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Tippy Has Died

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  • James Dawson
    My little Tipper J. died suddenly, Thursday, October 8, 2009. Tippy was a little white poodle dog my brother rescued from the street.  I don t know when this
    Message 1 of 5 , Oct 21, 2009
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      My little Tipper J. died suddenly, Thursday, October 8, 2009.

      Tippy was a little white poodle dog my brother rescued from the street.  I don't know when this was for sure---probably not earlier than 1994, but maybe a year or two later.  This would have made him between 13 and 15 years old at his death.

      For weeks, I and my two brothers would see him as we drove down Tomki Road.  Like a little ghost who haunted the same spot of road, he would happily, eagerly, run out to greet each approaching car, as if greeting a master coming home.  But his eager hope would always suddenly turn to fear each time, and he would quickly turn around, and run back to the roadside bushes for safety.  It was heartbreaking.

      Several times my brother and I went down to the spot and tried to coax him with food.  But he was always much too frightened and nimble to catch.  One day, unexpectedly, my brother came home with him, all his fear completely gone, as he happily and playfully ran around in circles.  But for weeks, just the sight of a cat out of the corner of his eye would make him scream in terror.  His cold, lonely ordeal, homeless on a country road on many a dark night, had apparently scarred and traumatized him.  It was some time before he recovered.

      I called Tippy by several nicknames, one being Tipper Stinker J. (the initial standing for nothing in particular), and doted on him totally.  His joy, was my joy.  Often, when my brother went on a walk, which Tippy, as all dogs, loved with a great joy, and for some reason I couldn't come, he would come running back to me.  As much as he love his walks, as much as I tried to encourage him to go without me, he wouldn't.  He and I had a special bond.

      When I moved from California to Washington state this May, I had to leave Tippy behind with my brother.  His subdued silence, as I left him, seeming almost to know the worst, absolutely killed me.  I didn't know what the climate was for animals in the town I was moving too.  I didn't know how well he'd adapt, having lived a far freer and rural life for so long.  If I found out it was okay, maybe I would send for Tippy.  Sadly, that never happened.

      Though my brother did his best, he was too busy to take Tippy for the long walks that made him so happy.  Also, without any satisfaction, the possibility that Tippy still remembered me and painfully missed me, tortured me, as it does this very moment.

      A few days ago, Tippy was coughing one morning.  When my brother came home from town later that day, he found Tippy in a semi-coma.  That night, he died.

      I knew long before that Tippy was getting old, and the day he left this world would have to come soon.  But somehow, I'd always hoped he'd be with us for much longer.  Tippy always had a problem with getting "foxtails", grass seeds, in his ears, paws and teeth, which caused him terrible pain, and required frequent trips to the veterinarian.  He'd also developed back pain.  Fortunately, we discovered that glucosamine-chondroitin tablets alleviated this a lot, but still, it was plain that Tippy's little body was just wearing out.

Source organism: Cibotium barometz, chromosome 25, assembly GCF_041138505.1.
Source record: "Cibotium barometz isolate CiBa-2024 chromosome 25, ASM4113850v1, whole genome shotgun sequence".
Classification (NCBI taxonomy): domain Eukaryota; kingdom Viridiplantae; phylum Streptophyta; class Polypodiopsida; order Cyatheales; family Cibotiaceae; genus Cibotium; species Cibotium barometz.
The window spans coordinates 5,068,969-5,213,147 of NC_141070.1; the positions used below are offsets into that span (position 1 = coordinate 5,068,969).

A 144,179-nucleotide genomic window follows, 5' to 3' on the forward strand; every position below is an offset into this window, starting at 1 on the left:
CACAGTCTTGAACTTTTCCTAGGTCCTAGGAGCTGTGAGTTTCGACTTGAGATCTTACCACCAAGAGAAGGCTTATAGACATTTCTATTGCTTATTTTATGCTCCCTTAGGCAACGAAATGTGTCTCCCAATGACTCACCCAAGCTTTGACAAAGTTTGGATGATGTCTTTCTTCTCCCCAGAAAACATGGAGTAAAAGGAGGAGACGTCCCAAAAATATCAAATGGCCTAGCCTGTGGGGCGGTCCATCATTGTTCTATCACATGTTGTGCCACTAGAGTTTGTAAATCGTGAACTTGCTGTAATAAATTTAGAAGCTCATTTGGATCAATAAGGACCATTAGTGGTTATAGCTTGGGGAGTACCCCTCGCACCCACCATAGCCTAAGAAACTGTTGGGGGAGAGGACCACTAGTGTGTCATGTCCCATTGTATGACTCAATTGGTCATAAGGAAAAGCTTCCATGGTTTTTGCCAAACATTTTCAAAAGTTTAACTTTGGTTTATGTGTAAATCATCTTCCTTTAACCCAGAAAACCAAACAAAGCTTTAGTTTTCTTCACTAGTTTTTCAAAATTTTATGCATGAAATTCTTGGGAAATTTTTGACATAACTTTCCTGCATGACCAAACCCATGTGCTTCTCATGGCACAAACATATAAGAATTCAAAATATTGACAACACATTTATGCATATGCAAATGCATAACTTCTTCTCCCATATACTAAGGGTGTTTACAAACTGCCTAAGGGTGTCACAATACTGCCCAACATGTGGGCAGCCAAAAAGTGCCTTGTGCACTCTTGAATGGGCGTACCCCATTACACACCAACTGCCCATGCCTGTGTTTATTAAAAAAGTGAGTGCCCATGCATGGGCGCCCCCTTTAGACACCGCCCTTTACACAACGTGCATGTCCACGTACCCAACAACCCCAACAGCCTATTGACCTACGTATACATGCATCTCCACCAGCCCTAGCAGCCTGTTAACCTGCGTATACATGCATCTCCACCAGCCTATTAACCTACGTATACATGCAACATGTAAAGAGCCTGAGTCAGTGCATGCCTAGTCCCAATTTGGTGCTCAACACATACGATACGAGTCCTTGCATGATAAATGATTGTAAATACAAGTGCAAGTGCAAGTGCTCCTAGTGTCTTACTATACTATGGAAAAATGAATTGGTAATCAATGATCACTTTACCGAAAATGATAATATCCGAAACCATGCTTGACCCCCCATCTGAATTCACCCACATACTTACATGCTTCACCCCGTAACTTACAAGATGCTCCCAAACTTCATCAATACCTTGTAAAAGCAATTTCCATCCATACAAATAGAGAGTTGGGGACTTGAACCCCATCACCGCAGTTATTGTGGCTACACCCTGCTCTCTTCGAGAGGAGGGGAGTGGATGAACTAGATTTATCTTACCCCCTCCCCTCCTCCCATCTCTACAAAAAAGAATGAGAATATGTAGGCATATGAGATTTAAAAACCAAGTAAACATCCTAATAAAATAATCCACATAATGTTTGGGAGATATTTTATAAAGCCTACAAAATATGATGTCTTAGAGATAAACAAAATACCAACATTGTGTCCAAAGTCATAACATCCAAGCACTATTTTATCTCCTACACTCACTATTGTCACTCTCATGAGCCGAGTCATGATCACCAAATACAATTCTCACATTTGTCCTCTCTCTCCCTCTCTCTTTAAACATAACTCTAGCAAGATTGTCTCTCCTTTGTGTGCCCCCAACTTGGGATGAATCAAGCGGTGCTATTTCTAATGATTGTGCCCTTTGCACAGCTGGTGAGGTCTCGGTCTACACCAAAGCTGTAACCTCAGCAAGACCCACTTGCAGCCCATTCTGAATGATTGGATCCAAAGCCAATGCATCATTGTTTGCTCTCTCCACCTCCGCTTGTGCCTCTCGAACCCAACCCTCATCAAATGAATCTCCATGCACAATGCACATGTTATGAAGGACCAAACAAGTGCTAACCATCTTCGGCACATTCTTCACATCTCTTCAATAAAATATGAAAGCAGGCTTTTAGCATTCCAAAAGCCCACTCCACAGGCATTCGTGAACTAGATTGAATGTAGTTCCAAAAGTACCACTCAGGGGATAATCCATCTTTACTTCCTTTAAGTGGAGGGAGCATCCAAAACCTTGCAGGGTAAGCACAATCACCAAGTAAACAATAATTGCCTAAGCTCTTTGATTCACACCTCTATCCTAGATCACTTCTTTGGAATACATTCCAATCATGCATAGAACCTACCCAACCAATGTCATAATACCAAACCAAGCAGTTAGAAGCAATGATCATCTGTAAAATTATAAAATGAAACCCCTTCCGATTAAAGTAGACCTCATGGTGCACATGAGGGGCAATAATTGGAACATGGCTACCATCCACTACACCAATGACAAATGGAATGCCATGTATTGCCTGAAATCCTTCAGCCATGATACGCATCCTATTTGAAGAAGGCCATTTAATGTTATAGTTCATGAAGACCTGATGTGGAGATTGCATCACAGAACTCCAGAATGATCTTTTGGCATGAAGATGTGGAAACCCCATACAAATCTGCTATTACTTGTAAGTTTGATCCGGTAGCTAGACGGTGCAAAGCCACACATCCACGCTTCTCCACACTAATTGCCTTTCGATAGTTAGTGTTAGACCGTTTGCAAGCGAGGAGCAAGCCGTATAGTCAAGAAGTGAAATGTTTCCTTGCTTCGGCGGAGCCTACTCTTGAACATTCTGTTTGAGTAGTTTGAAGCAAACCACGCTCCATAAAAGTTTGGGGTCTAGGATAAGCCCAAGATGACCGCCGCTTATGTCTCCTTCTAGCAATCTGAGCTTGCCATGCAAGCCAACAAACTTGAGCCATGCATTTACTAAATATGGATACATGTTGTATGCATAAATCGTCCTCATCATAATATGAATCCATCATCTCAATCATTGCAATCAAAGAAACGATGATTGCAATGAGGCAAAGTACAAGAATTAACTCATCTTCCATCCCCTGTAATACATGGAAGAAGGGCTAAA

I guess, I feel a sense of relief that he went quickly, that he didn't have to suffer a lingering decline before his death---he, like me, was such a baby.  But in the past few days, even in my better and more positive moods, I will be struck with sudden surges of intense grief that seem to last for hours, that I can't get out of.  I'm am literally sick with it.

      I can't get out of my mind the heartbreak Tippy may have felt when I never came home.  My brother did tell me on the phone that he was often cheerful and playful for weeks before the end, so I hope I can come to the point of taking some comfort in that.

      If Tippy continues to exist in some way, some form, I hope  any unhappiness that may have dwelled in his little heart, is completely washed away.

      Goodbye, little one.  Be happy.  Maybe we will be together again some day.
      JND




      [Non-text portions of this message have been removed]
    • Starchild
      James, Beautiful message, and sorry for your loss. You humble me to have that much love for a dog, as did another recent story I received from my friend
      Message 2 of 5 , Oct 21, 2009
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        James,

        Beautiful message, and sorry for your loss. You humble me to have
        that much love for a dog, as did another recent story I received from
        my friend Veronica a few days ago. Here is that story and some photos
        of her dogs Blanco and Shekhina. Hopefully the pictures will appear
        properly.

        Love & Liberty,
        ((( starchild )))



        ----------




        ----------




        ----------



        Can You Help Blanco and Me?


        Dear Starchild,

        Blanco needed life-saving surgery a few days ago and choosing to save
        his life rather than euthanise him was a decision I didn't take
        lightly. In the final analysis, I refused to let monetary concerns
        determine matters of life and death. Instead, I let Blanco decide and
        his eyes were full of fire and a will to live.

        Now I am asking you if you can spare $10 to $25 to help me cover the
        approximately $5,000 in medical bills. If you can afford $50, I will